Analysis: Why Klempner Study is Not Useful to Rule Out Benefits of Long-Term Treatment

Analysis: Why Klempner Study is Not Useful to Rule Out Benefits of Long-Term Treatment
Allison DeLong, Brown University
 
I. The clinical trial by Klempner et al. cannot be used to assess the effectiveness of re-treatment of Lyme disease in patients with continued symptoms following standard treatment
 
A. The trial was poorly designed
 
1.   The sample sizes were too small to detect clinically meaningful treatment effects (the study was underpowered).
a.   Determined by examining the ability of Klempner’s study to detect levels of improvement that were found to be of value in studies of other chronic illnesses.
2.   The (Klempner) presumed treatment effect for sample size calculation was so large for one of the two primary outcomes (mental score) that Lyme patients would have been forced to perform better than the general U.S. population at follow-up.
a.       E.g.− The trial was terminated early because it was unlikely that the presumed treatment effects would be statistically significant.
1)   Since people were not going to achieve Klempner’s unreasonable requirement for improvement (see #2), then this poorly designed trial should have been terminated.
 
3.      Lack of statistical significance cannot be used to infer ineffectiveness in a poorly designed study. This is especially true here since Klempner’s confidence intervals for the treatment effects contain clinically meaningful values.
a.   Because meaningful values are in the confidence intervals, you can’t say treatment is ineffective.
 
      B. The trial data were poorly analyzed (summarized rather than analyzed)
 
1.   The statistical method used was less likely to obtain a statistically significant result than recommended methods for analyzing clinical trials (e.g. omitted ½ the data, categorized the outcomes leading to loss of information).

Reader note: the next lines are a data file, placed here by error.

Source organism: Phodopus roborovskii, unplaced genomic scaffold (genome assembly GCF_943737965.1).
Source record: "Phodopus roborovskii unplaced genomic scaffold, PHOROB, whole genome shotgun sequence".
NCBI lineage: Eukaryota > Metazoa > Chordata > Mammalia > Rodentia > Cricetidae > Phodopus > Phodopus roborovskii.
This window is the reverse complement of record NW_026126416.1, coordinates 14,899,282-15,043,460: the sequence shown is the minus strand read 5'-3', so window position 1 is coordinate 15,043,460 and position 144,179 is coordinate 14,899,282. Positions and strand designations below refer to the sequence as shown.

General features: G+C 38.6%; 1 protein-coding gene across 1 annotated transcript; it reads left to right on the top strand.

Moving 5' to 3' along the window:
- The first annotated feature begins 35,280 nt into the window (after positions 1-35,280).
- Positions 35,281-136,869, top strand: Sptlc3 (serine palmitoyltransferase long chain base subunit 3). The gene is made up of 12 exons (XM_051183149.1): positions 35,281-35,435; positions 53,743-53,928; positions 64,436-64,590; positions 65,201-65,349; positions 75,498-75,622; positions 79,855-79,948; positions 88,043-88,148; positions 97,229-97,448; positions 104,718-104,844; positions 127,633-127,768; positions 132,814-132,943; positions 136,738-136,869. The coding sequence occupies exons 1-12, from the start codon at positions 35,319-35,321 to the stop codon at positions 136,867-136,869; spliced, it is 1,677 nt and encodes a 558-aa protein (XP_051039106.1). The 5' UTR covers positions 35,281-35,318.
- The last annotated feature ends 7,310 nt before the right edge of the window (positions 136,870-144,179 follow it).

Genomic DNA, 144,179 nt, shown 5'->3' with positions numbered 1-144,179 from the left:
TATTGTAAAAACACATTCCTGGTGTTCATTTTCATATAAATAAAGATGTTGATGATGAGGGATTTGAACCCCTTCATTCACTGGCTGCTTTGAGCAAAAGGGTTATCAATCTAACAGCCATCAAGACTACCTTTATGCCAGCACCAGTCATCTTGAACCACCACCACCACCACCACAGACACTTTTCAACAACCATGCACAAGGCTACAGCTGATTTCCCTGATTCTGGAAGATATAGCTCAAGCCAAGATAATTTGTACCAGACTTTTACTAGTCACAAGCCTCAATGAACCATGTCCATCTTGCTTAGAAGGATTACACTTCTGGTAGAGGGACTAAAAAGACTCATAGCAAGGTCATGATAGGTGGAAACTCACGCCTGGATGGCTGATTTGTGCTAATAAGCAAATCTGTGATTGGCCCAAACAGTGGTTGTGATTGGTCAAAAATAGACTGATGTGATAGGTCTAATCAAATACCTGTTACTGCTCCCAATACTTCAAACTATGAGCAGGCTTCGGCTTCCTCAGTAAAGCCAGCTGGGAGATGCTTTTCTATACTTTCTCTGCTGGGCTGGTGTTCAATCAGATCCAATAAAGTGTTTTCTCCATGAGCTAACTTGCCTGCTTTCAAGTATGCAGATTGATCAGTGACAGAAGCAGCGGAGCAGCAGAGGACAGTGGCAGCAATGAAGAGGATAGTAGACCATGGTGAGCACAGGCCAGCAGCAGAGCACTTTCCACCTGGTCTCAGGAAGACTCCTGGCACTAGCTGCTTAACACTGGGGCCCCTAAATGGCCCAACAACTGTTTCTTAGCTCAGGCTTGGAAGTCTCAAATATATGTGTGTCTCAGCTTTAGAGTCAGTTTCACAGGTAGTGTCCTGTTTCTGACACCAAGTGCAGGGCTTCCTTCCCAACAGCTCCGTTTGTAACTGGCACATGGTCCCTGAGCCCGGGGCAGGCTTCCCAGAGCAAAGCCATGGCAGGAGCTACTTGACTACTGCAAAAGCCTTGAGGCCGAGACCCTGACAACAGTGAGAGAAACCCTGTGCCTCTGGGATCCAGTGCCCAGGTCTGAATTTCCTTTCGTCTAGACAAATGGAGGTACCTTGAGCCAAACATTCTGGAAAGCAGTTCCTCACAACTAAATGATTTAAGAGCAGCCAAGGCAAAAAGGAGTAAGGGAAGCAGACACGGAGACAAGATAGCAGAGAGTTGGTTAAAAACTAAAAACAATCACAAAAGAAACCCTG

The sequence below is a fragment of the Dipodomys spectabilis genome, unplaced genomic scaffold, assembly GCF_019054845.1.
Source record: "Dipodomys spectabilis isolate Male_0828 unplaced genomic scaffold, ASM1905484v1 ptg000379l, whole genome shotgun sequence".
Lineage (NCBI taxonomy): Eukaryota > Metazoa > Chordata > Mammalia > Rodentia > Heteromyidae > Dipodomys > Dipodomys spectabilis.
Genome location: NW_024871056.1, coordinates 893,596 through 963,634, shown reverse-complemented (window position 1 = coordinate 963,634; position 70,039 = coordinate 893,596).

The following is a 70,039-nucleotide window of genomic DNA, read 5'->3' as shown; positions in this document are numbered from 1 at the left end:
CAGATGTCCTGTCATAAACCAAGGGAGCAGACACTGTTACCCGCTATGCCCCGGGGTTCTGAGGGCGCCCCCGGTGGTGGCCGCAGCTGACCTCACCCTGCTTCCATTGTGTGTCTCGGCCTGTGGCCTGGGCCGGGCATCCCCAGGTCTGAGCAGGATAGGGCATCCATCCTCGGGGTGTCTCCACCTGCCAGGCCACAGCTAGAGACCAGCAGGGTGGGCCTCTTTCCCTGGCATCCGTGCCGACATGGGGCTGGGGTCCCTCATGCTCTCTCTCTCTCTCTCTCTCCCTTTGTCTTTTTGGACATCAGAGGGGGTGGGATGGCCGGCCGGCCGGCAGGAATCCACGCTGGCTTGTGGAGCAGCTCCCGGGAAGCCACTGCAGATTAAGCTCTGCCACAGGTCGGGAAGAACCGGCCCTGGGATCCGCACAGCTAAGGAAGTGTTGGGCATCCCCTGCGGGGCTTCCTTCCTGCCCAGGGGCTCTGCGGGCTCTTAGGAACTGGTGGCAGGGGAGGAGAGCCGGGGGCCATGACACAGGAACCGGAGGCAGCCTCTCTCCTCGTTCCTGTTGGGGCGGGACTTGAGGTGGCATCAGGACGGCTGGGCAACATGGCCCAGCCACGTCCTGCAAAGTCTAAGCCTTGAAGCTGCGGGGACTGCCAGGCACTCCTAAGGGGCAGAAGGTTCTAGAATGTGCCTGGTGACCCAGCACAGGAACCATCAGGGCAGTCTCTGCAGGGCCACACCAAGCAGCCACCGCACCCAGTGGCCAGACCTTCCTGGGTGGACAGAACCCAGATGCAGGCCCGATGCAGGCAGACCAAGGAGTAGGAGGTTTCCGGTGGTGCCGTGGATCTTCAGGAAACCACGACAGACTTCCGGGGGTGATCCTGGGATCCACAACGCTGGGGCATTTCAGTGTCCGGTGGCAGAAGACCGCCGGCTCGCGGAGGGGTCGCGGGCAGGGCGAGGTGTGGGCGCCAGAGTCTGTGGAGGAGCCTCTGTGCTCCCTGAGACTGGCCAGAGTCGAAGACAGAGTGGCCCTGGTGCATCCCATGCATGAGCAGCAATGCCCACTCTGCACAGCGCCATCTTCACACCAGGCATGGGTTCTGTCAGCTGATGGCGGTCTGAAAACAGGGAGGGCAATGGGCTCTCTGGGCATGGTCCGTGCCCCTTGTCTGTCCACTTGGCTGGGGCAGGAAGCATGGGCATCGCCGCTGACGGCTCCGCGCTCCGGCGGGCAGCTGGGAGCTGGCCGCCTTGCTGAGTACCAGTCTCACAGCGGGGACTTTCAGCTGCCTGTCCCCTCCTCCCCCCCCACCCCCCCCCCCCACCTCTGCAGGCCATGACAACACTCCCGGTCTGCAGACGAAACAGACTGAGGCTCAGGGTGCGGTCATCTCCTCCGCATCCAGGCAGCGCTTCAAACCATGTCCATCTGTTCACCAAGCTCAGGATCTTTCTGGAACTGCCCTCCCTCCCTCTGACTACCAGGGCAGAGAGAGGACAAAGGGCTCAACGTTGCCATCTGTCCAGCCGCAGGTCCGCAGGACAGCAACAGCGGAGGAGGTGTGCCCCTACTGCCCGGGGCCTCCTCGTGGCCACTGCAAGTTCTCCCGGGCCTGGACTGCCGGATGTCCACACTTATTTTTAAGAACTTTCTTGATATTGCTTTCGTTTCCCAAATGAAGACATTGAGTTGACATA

a.  30 day, 90 day measures of outcome were not included in the analysis
      b.   If a longitudinal analysis of uncategorized data was done (all data included), it would have increased the ability to detect a significant treatment effect.           
 
2.      Klempner’s treatment effects cannot be interpreted for clinical meaning. Patients with Lyme have symptoms that wax and wane. For example, patients classified as “improved” could have unchanged health status, patients classified as “unchanged” could have improved.
                   a.   They categorized people rather than examining individual scores− it is unknown how treatment affected the mean outcomes in the placebo vs. antibiotic groups.
 
3.      The findings are likely biased (i.e. wrong) because the analysis didn’t adjust for baseline, and baseline scores differed by arm, and there was an inadequate presentation and analysis of participants lost to follow-up. Klempner does not say how many were lost to follow-up, and they were simply placed in a “worsened” category.
 
Allison DeLong, MS Biostatistician Brown University Center for Statistical Sciences Providence, RI, provided an in-depth analysis of the Klempner study at the IDSA hearings in Washington, DC on July 30, 2009. A video of that presentation can be found on www.IDSociety.org. The Lyme Disease Association thanks Ms. Delong for working with LDA to provide this shortened simplified analysis.

© 2009 Lyme Disease Association, Inc.
PO Box 1438
Jackson, NJ 08527 www.LymeDiseaseAssociation.org